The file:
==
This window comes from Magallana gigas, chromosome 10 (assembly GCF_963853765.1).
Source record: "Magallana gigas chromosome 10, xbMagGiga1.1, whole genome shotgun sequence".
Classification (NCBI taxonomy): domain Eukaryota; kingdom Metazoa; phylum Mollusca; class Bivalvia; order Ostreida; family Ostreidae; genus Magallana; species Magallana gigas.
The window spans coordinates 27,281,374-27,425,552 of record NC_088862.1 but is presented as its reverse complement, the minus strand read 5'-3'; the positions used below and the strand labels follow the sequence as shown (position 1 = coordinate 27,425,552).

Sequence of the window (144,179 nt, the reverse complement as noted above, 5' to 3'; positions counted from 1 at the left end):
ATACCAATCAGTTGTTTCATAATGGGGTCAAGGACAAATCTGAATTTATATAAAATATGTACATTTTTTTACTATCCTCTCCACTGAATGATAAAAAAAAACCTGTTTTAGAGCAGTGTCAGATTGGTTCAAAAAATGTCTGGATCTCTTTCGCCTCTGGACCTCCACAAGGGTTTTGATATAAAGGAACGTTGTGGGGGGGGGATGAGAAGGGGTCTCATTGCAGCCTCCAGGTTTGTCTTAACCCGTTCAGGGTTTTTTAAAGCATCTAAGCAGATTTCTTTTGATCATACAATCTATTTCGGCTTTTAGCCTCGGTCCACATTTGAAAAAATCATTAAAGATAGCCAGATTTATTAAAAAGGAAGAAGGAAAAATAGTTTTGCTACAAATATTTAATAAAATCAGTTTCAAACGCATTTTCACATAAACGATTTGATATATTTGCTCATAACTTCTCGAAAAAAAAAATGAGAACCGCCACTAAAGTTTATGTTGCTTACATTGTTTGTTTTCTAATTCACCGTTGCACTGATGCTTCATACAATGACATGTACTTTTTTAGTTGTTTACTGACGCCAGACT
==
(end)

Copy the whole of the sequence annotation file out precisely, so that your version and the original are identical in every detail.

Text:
This window comes from Magallana gigas, chromosome 10 (assembly GCF_963853765.1).
Source record: "Magallana gigas chromosome 10, xbMagGiga1.1, whole genome shotgun sequence".
Classification (NCBI taxonomy): domain Eukaryota; kingdom Metazoa; phylum Mollusca; class Bivalvia; order Ostreida; family Ostreidae; genus Magallana; species Magallana gigas.
The window spans coordinates 27,281,374-27,425,552 of record NC_088862.1 but is presented as its reverse complement, the minus strand read 5'-3'; the positions used below and the strand labels follow the sequence as shown (position 1 = coordinate 27,425,552).

Sequence of the window (144,179 nt, the reverse complement as noted above, 5' to 3'; positions counted from 1 at the left end):
ATACCAATCAGTTGTTTCATAATGGGGTCAAGGACAAATCTGAATTTATATAAAATATGTACATTTTTTTACTATCCTCTCCACTGAATGATAAAAAAAAACCTGTTTTAGAGCAGTGTCAGATTGGTTCAAAAAATGTCTGGATCTCTTTCGCCTCTGGACCTCCACAAGGGTTTTGATATAAAGGAACGTTGTGGGGGGGGGATGAGAAGGGGTCTCATTGCAGCCTCCAGGTTTGTCTTAACCCGTTCAGGGTTTTTTAAAGCATCTAAGCAGATTTCTTTTGATCATACAATCTATTTCGGCTTTTAGCCTCGGTCCACATTTGAAAAAATCATTAAAGATAGCCAGATTTATTAAAAAGGAAGAAGGAAAAATAGTTTTGCTACAAATATTTAATAAAATCAGTTTCAAACGCATTTTCACATAAACGATTTGATATATTTGCTCATAACTTCTCGAAAAAAAAAATGAGAACCGCCACTAAAGTTTATGTTGCTTACATTGTTTGTTTTCTAATTCACCGTTGCACTGATGCTTCATACAATGACATGTACTTTTTTAGTTGTTTACTGACGCCAGACT